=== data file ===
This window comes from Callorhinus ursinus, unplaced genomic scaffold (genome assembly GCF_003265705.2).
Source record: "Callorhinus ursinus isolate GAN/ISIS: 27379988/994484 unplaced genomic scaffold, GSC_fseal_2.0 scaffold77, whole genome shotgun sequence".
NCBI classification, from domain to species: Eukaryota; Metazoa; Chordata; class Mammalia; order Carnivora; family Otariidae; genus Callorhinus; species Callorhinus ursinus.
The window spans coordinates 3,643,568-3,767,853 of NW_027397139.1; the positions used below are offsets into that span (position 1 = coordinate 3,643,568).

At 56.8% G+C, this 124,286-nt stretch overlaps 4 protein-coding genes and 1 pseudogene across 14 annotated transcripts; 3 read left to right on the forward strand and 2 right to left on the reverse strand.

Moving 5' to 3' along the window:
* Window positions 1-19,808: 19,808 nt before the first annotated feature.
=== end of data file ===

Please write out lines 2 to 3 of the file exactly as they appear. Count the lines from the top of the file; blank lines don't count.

Source record: "Callorhinus ursinus isolate GAN/ISIS: 27379988/994484 unplaced genomic scaffold, GSC_fseal_2.0 scaffold77, whole genome shotgun sequence".
NCBI classification, from domain to species: Eukaryota; Metazoa; Chordata; class Mammalia; order Carnivora; family Otariidae; genus Callorhinus; species Callorhinus ursinus.